CAAS’ leasing policy under Clause 13 lays down obligations expected from lessee and lessor in operational leases (which includes wet and dry lease).
The obligations laid down for wet lease are as follows:
i. The parties must hold valid air operator certificates throughout the duration of the term of the lease.
ii. The lessor must have operational control of the aircraft.
iii. For wet leasing arrangements among Singapore air operators, the lessee should assure that the lessor maintains the aircraft through the lessor’s approved maintenance program.
iv. For wet lease in arrangements, the lessee must ensure that reportable occurrences and incidents affecting the leased aircraft are reported to CAAS.
Duration of the wet lease in is stated to be six months, subject to a one-time extension of an additional six months. Whereas, wet lease out can be for twelve (12) months.
For dry lease-out arrangements, the lessee should control the subject aircraft as per Singapore requirements. For dry lease in arrangements, the lessee should ensure that the plane equipment relating to flight operations meets Singapore’s standards.
Duration of a dry lease in is 12 months, and dry lease-out is also 12 months, subject to a one-time extension of an additional 12 months.
In all types of leasing arrangements, paragraph 88 of the Air Navigation Order (ANO) requires Singapore AOC holders to report to CAAS all reportable occurrences involving the leased aircraft. CAAS may, on a case by case basis, prescribe additional requirements relating to the lease arrangement. Intra-State wet lease duration is provided for 12 months, subject to a one-time extension for an additional 12 months. Singapore AOC holders that need to rent an aircraft for a period longer than the stipulated term in Table 2 i.e. as provided above for wet, dry lease and the Intra-State wet lease will need to provide justifications to CAAS for the requested extension of contract duration. CAAS’ approval for lease arrangements involving Singapore AOC holders and Singapore registered aircraft is mandatory before executing the lease.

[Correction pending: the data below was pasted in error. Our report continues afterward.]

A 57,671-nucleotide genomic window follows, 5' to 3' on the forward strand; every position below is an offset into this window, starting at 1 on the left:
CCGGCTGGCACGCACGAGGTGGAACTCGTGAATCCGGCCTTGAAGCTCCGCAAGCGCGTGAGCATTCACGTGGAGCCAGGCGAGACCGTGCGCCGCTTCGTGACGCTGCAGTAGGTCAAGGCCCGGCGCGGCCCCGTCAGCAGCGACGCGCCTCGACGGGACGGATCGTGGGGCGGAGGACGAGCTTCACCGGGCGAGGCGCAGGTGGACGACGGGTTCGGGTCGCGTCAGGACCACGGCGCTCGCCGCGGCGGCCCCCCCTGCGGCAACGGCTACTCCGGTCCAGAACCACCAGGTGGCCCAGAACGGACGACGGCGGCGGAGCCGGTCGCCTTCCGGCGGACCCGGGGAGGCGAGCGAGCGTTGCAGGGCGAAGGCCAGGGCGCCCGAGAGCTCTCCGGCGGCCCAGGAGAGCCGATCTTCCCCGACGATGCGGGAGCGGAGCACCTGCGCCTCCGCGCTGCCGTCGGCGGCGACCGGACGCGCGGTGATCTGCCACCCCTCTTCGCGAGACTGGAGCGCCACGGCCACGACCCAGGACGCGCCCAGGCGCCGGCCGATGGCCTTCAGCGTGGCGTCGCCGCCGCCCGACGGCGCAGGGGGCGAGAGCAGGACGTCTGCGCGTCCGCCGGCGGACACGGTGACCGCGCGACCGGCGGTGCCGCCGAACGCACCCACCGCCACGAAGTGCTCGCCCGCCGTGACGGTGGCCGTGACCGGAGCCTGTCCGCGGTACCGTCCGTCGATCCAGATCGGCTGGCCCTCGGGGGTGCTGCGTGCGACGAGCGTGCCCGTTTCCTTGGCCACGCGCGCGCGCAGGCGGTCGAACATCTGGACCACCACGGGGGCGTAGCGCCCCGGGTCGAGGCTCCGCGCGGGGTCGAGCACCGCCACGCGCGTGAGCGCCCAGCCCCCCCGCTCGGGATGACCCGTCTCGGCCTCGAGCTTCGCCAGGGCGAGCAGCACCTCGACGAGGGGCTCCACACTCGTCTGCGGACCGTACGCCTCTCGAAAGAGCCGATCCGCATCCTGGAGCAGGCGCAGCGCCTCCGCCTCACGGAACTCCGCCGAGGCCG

Maintenance Organization Approval (SAR-145)
Any organization intending to maintain a Singapore-registered aircraft or component fitted on Singapore-registered aircraft shall hold a SAR-145 Maintenance Organization Approval.
Singapore Airworthiness Requirements
Various CAAS revisions issues and the latest being Revision 25 (issue 2) dated 11 January 2017 of Revisions Number 21 (Issue 2) which was valid from 9 February 2015 has laid down the airworthiness requirements of Singapore. Singapore Airworthiness Requirements (SAR) has set out the minimum requirements in respect of maintenance requirements, airworthiness of aircraft, licensing of aircraft maintenance engineers, aircraft engineering, and the approval of persons and organizations. Failing to comply with the provisions provided in SAR cause suspension of or revocation of, the license and approval and may be subject to the penalties provided under Thirteenth Schedule and the section 80 (5) and (6) of the ANO which includes fine as well as imprisonment up to 5 years.
After submitting an application for airworthiness before DGCA, an inspection of all the relevant data and records (as stated in Appendix I of chapter 2.2 under SAR) should be produced. Under the Appendix different documents as per new aircraft, first-of-type aircraft, and used aircraft. The general requirement(s) for a new aircraft include the documents such as list of Service Bulletins (including Alert Service Bulletins on aircraft engines, propellers (as applicable) and equipment, equipment list, noise certificate, etc.), Export Certificates of Airworthiness for the aircraft, engines, and propellers (as applicable) etc.
Singapore is striving to be aircraft leasing hub of Asia by providing various incentives in the form of ALS and WHT. Further, Singapore also added explicit declaration under the Cape Town Convention for availing self-help remedies for creditors thereby facilitating creditors and insolvency administrators under Singapore Cape Town Act a better option for deregistration of the aircraft and the possession of aircraft by exporting and physical transfer of the plane from Singapore. An authorized party can exercise this through lodging of an irrevocable de-registration and export request authorization with the CAAS. Ergo, it is evident that Singapore is certainly challenging Ireland’s position as leading aircraft leasing country though Ireland has retained its global clientele.